Reader mine, the spring season is once again upon us in the park! Soon, the park interpreters will be out on the resource giving programs, greeting the numerous visitors pouring in from near and far. Roaring lawn mowers groom the cemetery, while ticks annoy the determined explorers. The ancient rituals renew.
Some comments, often repeated by sharp-eyed guests as they encounter uniformed staff are observations as to the overall state of the park; the vast majority of them are very positive. “The monuments look great!” or “You always manage to keep the cemetery nicely trimmed.” As an interpreter, that’s usually an awkward moment for me, as I strain to point out that I did not do that hard work the visitor presently so admires; but that other individuals in our NPS team did. Lord knows, I wouldn’t want to wrestle with trees, repoint those monuments, or re-weld, polish and paint all those cannons. But here, I fiercely thank those who do. Sometimes, I fear my explanations insufficient on that score. Even though some of us might appear more “visible” to the public at large, in our own way, through our diverse gifts, we all strive to participate equitably in fulfilling the mandate of the 1916 Organic Act:
Be it enacted by the Senate and House of Representatives of the United States of America in Congress assembled, That there is hereby created in the Department of the Interior a service to be called the National Park Service,… which purpose is to conserve the scenery and the natural and historic objects and the wild life therein and to provide for the enjoyment of the same in such manner and by such means as will leave them unimpaired for the enjoyment of future generations.
I started out in “the Service” in 1982 as a Volunteer, when I earned my first, “old-style” VIP pin.
From that date, I’ve always had an historical interest in NPS pins and badges. For this Centennial year of 2016, the NPS chose to further highlight the occasion by offering a special badge, which could be worn only for the anniversary year. Outside of Law Enforcement, which got a distinctive design of their own, four potential styles were voted on. The one I favored, a more traditional sort that combined elements of the early to mid-1900’s and the present – issue badge, was rejected.
The official Centennial badge, for non-Law Enforcement personnel, appeared much different than the standard badge (below.)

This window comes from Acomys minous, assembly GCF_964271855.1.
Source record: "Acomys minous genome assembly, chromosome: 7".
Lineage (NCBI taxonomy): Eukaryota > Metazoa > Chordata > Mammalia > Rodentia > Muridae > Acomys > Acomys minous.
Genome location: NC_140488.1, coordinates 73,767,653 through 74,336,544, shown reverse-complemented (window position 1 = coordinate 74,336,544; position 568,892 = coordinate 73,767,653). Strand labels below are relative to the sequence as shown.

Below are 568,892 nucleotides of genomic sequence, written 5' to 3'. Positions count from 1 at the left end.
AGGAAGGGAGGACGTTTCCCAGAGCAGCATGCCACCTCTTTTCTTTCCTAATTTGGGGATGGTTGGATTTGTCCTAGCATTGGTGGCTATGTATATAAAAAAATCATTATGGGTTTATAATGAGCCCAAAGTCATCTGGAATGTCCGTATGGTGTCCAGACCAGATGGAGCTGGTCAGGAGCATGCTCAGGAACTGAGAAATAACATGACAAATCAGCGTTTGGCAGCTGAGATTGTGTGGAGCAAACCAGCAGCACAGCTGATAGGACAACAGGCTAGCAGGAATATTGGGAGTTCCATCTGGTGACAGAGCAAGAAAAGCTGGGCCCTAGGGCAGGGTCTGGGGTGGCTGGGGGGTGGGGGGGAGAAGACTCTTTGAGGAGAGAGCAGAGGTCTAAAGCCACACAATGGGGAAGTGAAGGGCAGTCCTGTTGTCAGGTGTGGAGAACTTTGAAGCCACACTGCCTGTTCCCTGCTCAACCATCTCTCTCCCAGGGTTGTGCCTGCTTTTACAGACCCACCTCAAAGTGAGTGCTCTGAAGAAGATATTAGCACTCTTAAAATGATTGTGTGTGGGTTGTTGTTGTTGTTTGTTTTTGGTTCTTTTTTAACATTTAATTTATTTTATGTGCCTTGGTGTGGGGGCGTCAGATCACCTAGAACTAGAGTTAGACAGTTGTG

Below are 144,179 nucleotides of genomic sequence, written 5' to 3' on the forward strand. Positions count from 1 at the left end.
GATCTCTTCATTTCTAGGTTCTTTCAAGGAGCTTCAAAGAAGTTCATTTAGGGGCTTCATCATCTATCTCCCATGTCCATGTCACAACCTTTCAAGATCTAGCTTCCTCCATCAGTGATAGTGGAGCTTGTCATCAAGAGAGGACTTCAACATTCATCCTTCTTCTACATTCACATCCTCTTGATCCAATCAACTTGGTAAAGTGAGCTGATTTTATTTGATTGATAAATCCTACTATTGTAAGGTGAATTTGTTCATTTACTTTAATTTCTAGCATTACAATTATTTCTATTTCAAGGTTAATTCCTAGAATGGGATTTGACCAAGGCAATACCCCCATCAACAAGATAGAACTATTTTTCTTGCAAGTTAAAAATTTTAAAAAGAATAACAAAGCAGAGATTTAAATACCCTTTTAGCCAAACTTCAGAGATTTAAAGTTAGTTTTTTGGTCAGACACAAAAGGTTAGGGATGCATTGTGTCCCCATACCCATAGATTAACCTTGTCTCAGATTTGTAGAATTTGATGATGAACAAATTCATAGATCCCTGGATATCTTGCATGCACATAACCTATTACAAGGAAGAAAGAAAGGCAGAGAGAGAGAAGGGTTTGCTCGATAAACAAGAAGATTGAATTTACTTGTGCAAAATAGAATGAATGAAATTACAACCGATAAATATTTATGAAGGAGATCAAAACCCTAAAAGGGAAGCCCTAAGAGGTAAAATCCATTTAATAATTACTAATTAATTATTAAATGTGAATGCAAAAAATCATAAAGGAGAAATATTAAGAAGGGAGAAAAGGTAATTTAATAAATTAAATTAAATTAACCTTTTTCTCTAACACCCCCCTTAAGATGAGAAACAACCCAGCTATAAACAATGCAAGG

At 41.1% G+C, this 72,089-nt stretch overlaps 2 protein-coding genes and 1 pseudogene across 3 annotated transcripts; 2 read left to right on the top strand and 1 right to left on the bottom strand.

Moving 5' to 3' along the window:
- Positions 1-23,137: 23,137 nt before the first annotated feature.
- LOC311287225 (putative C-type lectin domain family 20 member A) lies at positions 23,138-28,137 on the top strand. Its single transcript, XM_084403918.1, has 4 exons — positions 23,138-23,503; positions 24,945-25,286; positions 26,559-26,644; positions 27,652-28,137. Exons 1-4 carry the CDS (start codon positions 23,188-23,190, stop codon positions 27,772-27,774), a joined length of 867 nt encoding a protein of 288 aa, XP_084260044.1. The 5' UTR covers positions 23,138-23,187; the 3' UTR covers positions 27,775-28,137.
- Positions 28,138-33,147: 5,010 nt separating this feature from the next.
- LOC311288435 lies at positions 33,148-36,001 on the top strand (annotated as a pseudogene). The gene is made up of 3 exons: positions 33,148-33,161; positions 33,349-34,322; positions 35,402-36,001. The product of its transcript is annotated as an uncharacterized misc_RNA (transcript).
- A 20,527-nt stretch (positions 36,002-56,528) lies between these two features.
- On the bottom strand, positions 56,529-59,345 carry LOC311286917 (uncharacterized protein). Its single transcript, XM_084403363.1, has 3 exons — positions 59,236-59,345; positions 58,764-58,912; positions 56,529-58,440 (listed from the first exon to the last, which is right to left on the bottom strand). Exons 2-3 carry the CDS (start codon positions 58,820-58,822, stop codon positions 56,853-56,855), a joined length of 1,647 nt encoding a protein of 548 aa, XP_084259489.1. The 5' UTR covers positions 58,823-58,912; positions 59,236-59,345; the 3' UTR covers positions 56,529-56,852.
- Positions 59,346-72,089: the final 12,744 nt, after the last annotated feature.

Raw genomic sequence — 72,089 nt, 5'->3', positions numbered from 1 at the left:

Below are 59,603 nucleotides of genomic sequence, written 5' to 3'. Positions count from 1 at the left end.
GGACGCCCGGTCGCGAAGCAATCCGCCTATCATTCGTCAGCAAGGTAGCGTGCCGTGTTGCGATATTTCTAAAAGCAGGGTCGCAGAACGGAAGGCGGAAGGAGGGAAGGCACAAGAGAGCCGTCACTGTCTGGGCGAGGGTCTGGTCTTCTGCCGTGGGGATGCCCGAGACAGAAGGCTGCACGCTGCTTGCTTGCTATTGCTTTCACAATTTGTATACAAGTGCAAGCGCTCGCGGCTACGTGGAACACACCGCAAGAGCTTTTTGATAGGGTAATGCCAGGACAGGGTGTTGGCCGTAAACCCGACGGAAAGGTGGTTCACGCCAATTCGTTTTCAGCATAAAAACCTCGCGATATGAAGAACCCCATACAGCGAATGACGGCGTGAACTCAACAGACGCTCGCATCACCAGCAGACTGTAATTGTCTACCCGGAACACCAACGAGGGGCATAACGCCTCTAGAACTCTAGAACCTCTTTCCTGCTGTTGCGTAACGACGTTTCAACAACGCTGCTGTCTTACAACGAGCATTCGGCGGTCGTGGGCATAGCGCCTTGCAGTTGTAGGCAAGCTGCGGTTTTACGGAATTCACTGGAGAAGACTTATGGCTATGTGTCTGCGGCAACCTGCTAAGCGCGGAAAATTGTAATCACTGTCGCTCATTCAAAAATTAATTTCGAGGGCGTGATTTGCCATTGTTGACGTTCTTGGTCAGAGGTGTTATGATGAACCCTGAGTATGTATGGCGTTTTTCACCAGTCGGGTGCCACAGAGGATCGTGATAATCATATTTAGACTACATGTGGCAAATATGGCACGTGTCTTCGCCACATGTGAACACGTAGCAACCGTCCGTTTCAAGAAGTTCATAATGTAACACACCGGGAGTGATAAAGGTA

In fact, to my eye, it first looked like a giant version of the “Ranger Tie-Tack” that is worn with the winter uniform. I wasn’t all that happy with it. Nonetheless, I ordered one. When it arrived, however, I was struck with a flash not unlike General Warren’s “Moment of Recognition.” It was the ubiquitous Park Service arrowhead, first designed in the 1950’s, and decorated with a few Centennial motifs. But at its most basic, it was designed in the shape of an arrowhead, the prize Native American relic I had often hunted relentlessly as a boy.
Not only on the Centennial badge, then, but in every NPS arrowhead insignia and patch are the artistic incorporations of those words from 1916, “to conserve the scenery and the natural and historic objects and the wild life therein” But the real meaning lies deeper. For no more appropriate artifact than an arrowhead could possibly have been chosen. By itself, an arrowhead is naught but a sharpened rock. To be useful, it must be firmly lashed with sinew to a carefully selected piece of wood, carefully fletched at the rear to fly straight and true to accurately hit its target; in the hands of a skilled archer, with a clear eye.
What was with a real arrowhead, remains truthfully embodied in our emblem today. Many in the NPS, given the nature of their assignments, do not even wear a uniform or a badge; yet their functions for the parks are as essential today as the shaft or the feathers were in guiding the arrowheads of old. Working as a team, perhaps we’ll see another 100 years, continuing in the delicate arc between preservation and use of the precious places that are our trust. I probably won’t be here for that one. But others will, and I wish them all my best.
Ranger Bert Barnett,
Gettysburg National Military Park